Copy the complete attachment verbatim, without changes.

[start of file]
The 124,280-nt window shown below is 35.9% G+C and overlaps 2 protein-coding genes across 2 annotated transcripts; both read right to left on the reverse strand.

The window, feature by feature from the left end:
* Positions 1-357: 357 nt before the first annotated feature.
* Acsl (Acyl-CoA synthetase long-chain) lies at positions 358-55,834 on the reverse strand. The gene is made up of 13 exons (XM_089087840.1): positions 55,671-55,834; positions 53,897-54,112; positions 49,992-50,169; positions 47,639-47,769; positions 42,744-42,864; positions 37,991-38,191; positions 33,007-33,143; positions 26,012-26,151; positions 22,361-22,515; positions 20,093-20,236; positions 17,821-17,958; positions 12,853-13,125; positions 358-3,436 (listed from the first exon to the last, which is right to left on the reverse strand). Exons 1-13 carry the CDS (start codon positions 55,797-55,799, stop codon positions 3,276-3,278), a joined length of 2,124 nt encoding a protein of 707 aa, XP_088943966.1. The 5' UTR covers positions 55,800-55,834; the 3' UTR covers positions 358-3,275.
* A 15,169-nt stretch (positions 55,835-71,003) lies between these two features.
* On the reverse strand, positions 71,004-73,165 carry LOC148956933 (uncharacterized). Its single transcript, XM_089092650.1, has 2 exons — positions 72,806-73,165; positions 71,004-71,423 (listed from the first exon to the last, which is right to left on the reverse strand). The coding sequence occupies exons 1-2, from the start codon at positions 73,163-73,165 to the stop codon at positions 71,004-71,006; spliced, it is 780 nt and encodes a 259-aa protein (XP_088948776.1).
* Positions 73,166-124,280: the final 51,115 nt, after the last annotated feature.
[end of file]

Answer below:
The 124,280-nt window shown below is 35.9% G+C and overlaps 2 protein-coding genes across 2 annotated transcripts; both read right to left on the reverse strand.

The window, feature by feature from the left end:
* Positions 1-357: 357 nt before the first annotated feature.
* Acsl (Acyl-CoA synthetase long-chain) lies at positions 358-55,834 on the reverse strand. The gene is made up of 13 exons (XM_089087840.1): positions 55,671-55,834; positions 53,897-54,112; positions 49,992-50,169; positions 47,639-47,769; positions 42,744-42,864; positions 37,991-38,191; positions 33,007-33,143; positions 26,012-26,151; positions 22,361-22,515; positions 20,093-20,236; positions 17,821-17,958; positions 12,853-13,125; positions 358-3,436 (listed from the first exon to the last, which is right to left on the reverse strand). Exons 1-13 carry the CDS (start codon positions 55,797-55,799, stop codon positions 3,276-3,278), a joined length of 2,124 nt encoding a protein of 707 aa, XP_088943966.1. The 5' UTR covers positions 55,800-55,834; the 3' UTR covers positions 358-3,275.
* A 15,169-nt stretch (positions 55,835-71,003) lies between these two features.
* On the reverse strand, positions 71,004-73,165 carry LOC148956933 (uncharacterized). Its single transcript, XM_089092650.1, has 2 exons — positions 72,806-73,165; positions 71,004-71,423 (listed from the first exon to the last, which is right to left on the reverse strand). The coding sequence occupies exons 1-2, from the start codon at positions 73,163-73,165 to the stop codon at positions 71,004-71,006; spliced, it is 780 nt and encodes a 259-aa protein (XP_088948776.1).
* Positions 73,166-124,280: the final 51,115 nt, after the last annotated feature.